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Guy Ritchie's The Covenant

Updated: Jun 5, 2023

The British director's latest is a rare winning modern war film

After the disastrous US Army withdrawal from Afghanistan in August 2021, stories about the unpaid debts that the Americans had with tens of thousands of interpreters began to come to light. About 50,000 Afghan nationals had served as interpreters for the U.S. Army, and many were left at the mercy of the Taliban in the American withdrawal. With such stakes and dramatic stories, it was only natural for Hollywood to come knocking to show this unique relationship and unfulfilled protection on the big screen.

Guy Ritchie’s The Covenant (2023) is the fictional story of Master Sergeant John Kinley (Jake Gyllenhaal) and the relationship he develops with his Afghan interpreter Ahmed (Dar Salim). The film has three acts, in which the skeptical John is won over by the sacrifice and daring of Ahmed.

The trailer for The Covenant sadly gives the entire narrative away with viewers only left guessing as to what the final scene will be. This is a common frustration with modern trailers, but a rant for another essay. For viewers’ enjoyment, I prefer to keep the plot synopsis brief to maximize the subversion of expectation and twists that the film takes.

Ritchie has hit a new stride in his prolificity, The Covenant is his second released in as many months (albeit the previous, Operation Fortune: Ruse de Guerre (2023) was a delayed release). The Covenant is Ritchie’s most restrained and intimate in years. Gone is the signature comedy and witticisms for a grittier look into The Covenant’s subject matter. However, Ritchie’s snappy dialogue is still utilized at points to craft characters and their relationships, this helps deliver a lived-in ambience to the characters and story.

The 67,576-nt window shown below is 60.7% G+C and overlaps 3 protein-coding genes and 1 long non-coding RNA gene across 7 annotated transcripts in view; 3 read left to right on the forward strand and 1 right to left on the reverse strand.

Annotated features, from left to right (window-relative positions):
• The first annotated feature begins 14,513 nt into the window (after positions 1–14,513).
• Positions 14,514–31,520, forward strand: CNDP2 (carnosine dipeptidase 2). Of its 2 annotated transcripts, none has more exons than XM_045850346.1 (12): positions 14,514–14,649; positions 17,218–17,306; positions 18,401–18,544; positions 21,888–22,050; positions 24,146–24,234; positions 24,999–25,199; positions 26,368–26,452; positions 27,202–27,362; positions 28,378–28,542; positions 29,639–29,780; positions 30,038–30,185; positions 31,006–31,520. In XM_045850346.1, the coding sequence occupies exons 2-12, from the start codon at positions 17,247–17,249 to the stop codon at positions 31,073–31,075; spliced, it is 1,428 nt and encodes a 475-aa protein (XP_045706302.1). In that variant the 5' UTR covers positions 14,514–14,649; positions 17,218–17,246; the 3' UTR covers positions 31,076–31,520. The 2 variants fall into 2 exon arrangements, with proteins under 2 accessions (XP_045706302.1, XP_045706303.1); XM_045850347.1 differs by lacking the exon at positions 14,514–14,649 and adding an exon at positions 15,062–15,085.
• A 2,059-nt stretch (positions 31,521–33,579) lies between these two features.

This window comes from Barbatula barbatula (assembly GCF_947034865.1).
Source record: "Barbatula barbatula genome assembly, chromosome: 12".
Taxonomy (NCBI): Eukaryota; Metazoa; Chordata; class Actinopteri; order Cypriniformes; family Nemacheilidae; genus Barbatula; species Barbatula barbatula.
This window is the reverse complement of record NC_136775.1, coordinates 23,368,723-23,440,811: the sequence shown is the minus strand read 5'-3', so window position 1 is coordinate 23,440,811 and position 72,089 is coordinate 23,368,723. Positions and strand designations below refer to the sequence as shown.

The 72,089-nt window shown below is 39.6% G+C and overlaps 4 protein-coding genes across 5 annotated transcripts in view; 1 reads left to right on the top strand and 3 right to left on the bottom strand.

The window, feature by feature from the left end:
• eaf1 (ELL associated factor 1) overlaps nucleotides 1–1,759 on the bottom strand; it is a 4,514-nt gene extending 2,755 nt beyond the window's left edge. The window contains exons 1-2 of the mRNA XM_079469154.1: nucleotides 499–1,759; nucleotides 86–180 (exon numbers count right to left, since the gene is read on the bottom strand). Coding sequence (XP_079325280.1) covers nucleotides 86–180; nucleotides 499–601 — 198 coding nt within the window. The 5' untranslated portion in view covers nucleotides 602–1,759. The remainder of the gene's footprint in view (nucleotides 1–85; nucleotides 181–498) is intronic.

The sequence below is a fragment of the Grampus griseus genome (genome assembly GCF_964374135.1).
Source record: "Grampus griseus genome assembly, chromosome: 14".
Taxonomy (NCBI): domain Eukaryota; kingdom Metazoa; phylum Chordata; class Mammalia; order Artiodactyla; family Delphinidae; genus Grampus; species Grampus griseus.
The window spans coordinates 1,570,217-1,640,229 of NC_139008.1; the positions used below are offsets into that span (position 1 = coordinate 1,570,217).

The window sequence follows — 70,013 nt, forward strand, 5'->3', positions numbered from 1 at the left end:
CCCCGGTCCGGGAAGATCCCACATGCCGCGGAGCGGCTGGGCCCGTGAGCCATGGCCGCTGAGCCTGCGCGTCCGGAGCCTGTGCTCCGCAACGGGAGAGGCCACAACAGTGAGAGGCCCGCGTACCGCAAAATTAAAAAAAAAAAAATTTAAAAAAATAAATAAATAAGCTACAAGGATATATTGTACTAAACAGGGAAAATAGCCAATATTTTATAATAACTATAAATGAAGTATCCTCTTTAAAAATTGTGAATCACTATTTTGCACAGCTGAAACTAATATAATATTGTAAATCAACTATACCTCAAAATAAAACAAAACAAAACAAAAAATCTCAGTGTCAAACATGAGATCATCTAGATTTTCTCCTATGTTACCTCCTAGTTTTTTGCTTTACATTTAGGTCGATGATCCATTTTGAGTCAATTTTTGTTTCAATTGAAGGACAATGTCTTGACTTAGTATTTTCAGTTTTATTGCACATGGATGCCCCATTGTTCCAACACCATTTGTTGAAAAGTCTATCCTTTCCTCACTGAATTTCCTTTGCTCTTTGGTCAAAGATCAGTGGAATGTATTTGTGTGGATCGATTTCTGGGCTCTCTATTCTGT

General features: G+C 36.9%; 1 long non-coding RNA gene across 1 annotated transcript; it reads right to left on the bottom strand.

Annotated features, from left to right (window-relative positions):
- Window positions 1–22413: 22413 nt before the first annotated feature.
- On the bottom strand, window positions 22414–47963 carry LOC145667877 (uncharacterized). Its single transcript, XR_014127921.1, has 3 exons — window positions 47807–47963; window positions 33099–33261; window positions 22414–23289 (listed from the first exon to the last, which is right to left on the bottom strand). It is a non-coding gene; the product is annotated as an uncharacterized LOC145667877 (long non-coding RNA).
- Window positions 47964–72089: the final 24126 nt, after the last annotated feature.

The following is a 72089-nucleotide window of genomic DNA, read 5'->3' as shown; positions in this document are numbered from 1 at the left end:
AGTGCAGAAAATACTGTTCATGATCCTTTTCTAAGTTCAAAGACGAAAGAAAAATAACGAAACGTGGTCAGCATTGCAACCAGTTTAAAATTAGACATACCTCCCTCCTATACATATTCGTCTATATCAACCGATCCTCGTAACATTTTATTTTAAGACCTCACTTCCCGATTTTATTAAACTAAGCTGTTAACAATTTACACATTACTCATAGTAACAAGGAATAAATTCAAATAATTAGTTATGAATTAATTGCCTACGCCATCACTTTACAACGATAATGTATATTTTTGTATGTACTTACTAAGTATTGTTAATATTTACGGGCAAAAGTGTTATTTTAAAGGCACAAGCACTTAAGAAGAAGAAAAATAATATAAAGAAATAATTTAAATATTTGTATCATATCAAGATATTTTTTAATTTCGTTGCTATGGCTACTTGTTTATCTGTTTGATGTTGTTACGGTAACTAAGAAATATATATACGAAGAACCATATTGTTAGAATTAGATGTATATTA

The crux of The Covenant is the relationship between John and Ahmed, and Ritchie gratefully brings a balanced perspective each character. Much of the first act is dedicated to John and his skepticism of Ahmed, while the second act is focused on Ahmed and his unwavering determination. This brings a balance to the friendship in the eyes of viewers and helps elevate the stakes in the final act.

While we follow John for most of The Covenant, I found myself enraptured with Ahmed’s story, not only because The Covenant is one of the few Hollywood films to center an Afghan character within this context, but also because of a gripping and largely non-verbal second act that showed off the talents of Dar Salim. There is a balance that the Iraqi actor brings to the character of Ahmed, demonstrating dignity and strength, while letting an emotional vulnerability seep in as well. Gyllenhaal is also strong in the role of the frustrated and determined John, albeit his lines and arc seem more generic in the context of the modern war movie cannon, and thus his character pales in comparison with Salim’s freshness.

Being liberated from the blockbuster or mid-budget studio exigencies, Ritchie plays around with his style in The Covenant, bringing us immersive camerawork, such as a one-take escape sequence, while also falling prey to the use of shaky-cam. I was pleased to see Ritchie take his time with a focus on character and ambience instead of virtue-signaling or action thrills. The runtime clocks at just over two hours, but never once did I look at my watch, as Ritchie kept a steady and healthy pace.

In the end, Guy Ritchie’s The Covenant is a rare solid modern war film, this one bringing a freshness thanks to the focus on the relationship between Afghan and American characters. The latter portion of The Covenant might fall into predictable war movie territory, but it isn’t cheesy enough to draw back from the stronger elements. The Covenant proves to be Guy Ritchie’s strongest film in years.



About Young Critic

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I've been writing on different version of this website since February of 2013. I originally founded the website in a film-buff phase in high school, but it has since continued through college and into my adult life. Young Critic may be getting older, but the love and passion for film is forever young. 

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